- Subject index
Negotiating onBehalf of Others explores current negotiation theory, providing a framework for understanding the complexity of negotiating for others. Negotiation agents are broadly defined to include legislators, diplomats, salepersons, lawyers, committe chairs -- in fact anyone who represents others in negotiation. Leading figures in the field examine the following areas in depth: labour-management relations; international diplomacy; sports agents; legislative process; and agency law The book concludes with suggestions for future research and specific advice for practitioners.
Chapter 5: Law and Power in Agency Relationships
Law and Power in Agency Relationships
The complexity of modern transactions and organizations makes the use of agents in negotiation the rule, rather than the exception, in virtually all areas of life. Diplomats in treaty negotiations are agents for their governments, executives in merger discussions are agents for their corporations, and labor leaders in wage talks are agents for their unions. Although commentators often speak of the agency relationship as though it were a single type, different kinds of relationships between agent and principal exist both in fact and in law.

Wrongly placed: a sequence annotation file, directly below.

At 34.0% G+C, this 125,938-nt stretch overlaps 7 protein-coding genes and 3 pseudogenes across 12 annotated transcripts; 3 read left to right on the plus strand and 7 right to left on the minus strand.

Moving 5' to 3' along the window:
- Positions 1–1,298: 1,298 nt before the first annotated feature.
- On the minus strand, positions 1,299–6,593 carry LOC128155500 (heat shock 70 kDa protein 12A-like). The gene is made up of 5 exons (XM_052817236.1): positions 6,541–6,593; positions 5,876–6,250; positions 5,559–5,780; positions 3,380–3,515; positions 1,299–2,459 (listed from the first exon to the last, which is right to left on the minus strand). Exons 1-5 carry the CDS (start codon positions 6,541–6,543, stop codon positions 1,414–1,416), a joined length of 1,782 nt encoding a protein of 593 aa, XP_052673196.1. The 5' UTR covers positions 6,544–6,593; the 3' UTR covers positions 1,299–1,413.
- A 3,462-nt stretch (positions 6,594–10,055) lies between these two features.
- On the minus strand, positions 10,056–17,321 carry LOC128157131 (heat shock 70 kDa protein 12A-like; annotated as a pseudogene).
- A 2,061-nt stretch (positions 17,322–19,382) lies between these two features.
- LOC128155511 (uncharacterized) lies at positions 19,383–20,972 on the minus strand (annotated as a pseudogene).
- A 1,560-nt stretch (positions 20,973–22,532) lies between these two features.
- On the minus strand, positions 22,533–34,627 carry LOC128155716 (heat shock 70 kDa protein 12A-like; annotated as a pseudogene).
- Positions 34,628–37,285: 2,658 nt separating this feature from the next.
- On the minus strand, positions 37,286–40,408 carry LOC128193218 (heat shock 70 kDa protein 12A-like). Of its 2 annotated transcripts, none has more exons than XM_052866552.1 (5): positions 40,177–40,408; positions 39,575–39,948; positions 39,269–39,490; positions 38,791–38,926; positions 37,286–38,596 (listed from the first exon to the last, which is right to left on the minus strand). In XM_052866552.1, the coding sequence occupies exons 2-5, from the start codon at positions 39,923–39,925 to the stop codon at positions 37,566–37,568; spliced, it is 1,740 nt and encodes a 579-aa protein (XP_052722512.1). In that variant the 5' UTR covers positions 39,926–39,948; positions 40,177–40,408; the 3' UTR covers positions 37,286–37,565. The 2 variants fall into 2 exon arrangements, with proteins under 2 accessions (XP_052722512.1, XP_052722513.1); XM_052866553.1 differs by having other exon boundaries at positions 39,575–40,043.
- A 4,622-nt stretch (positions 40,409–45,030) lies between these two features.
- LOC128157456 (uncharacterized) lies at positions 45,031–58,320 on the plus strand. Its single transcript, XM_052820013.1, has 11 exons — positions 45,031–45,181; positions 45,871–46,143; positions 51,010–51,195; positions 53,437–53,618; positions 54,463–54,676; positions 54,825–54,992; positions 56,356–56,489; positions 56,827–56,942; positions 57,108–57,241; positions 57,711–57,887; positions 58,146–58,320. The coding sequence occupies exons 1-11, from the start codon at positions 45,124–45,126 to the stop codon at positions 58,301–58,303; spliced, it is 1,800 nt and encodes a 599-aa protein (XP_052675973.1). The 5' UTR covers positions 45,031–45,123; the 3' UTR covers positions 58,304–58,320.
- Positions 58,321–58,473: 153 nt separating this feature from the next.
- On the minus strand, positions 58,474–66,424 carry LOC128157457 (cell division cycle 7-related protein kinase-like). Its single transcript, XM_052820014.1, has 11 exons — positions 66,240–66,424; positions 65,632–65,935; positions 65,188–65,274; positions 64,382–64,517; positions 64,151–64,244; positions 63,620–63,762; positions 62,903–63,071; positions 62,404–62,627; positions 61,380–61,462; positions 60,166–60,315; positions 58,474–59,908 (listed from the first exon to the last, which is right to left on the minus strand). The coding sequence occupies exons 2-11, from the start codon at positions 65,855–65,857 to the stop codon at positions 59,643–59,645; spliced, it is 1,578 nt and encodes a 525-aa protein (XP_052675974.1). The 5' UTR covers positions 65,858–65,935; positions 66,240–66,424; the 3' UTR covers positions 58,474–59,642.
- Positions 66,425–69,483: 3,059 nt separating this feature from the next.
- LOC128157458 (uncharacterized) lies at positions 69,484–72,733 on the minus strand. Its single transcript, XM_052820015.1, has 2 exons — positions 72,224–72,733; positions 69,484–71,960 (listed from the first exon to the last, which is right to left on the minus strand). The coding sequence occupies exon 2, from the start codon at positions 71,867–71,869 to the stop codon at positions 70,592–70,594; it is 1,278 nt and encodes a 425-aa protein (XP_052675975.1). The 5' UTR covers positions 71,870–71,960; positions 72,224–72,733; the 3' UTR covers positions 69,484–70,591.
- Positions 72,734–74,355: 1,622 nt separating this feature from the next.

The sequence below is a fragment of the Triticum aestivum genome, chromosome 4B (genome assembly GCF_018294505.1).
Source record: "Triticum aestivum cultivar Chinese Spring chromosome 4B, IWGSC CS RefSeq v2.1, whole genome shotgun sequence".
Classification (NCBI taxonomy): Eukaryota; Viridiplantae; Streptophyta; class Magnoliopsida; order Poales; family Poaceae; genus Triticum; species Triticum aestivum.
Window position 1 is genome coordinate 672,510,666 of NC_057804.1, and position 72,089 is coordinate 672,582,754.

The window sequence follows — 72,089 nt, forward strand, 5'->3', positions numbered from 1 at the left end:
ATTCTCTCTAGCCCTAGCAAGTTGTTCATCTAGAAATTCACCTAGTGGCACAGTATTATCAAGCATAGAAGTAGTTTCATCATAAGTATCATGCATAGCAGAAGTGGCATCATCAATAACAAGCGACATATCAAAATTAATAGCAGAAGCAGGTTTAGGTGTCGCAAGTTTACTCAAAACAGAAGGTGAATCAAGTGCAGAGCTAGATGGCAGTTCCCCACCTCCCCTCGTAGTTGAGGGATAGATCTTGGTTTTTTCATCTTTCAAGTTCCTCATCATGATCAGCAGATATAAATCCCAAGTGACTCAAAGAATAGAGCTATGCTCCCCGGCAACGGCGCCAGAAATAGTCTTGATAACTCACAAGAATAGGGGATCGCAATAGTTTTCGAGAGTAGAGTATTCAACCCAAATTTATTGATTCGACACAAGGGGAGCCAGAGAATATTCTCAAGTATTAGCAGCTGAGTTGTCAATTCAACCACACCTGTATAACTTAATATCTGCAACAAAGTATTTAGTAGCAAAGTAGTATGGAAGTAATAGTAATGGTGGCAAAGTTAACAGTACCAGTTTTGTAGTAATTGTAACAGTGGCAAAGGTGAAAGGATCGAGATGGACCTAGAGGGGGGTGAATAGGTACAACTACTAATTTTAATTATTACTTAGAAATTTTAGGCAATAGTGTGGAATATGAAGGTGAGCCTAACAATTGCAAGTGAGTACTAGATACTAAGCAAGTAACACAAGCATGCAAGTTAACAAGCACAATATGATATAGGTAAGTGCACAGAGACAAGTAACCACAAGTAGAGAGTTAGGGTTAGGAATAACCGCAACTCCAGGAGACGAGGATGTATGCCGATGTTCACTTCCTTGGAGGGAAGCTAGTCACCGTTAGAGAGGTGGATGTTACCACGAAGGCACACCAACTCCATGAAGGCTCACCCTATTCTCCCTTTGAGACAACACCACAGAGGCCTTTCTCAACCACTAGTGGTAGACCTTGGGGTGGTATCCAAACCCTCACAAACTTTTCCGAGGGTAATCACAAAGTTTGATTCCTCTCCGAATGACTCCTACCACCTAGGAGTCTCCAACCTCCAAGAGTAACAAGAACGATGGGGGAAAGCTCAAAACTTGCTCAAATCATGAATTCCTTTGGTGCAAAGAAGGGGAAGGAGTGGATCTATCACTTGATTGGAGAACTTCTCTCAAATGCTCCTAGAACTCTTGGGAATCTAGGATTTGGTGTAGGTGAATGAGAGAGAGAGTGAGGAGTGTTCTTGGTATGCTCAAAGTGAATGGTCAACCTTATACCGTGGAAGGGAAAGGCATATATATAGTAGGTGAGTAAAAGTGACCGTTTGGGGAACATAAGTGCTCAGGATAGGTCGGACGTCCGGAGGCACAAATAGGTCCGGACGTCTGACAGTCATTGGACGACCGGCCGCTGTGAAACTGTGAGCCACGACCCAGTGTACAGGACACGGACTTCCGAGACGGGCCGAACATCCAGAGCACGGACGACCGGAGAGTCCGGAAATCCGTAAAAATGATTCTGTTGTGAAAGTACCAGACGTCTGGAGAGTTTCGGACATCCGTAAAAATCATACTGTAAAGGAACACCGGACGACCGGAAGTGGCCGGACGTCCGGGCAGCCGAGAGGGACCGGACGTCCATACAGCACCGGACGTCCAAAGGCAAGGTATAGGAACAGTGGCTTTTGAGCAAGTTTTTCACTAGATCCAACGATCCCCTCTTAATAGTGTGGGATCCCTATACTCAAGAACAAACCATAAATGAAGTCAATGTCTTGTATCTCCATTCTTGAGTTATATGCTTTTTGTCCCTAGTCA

The specific nature of the relationship between principal and agent can profoundly affect the negotiation that the agent conducts. Two important contextual variables shaping agency relationships are law and ...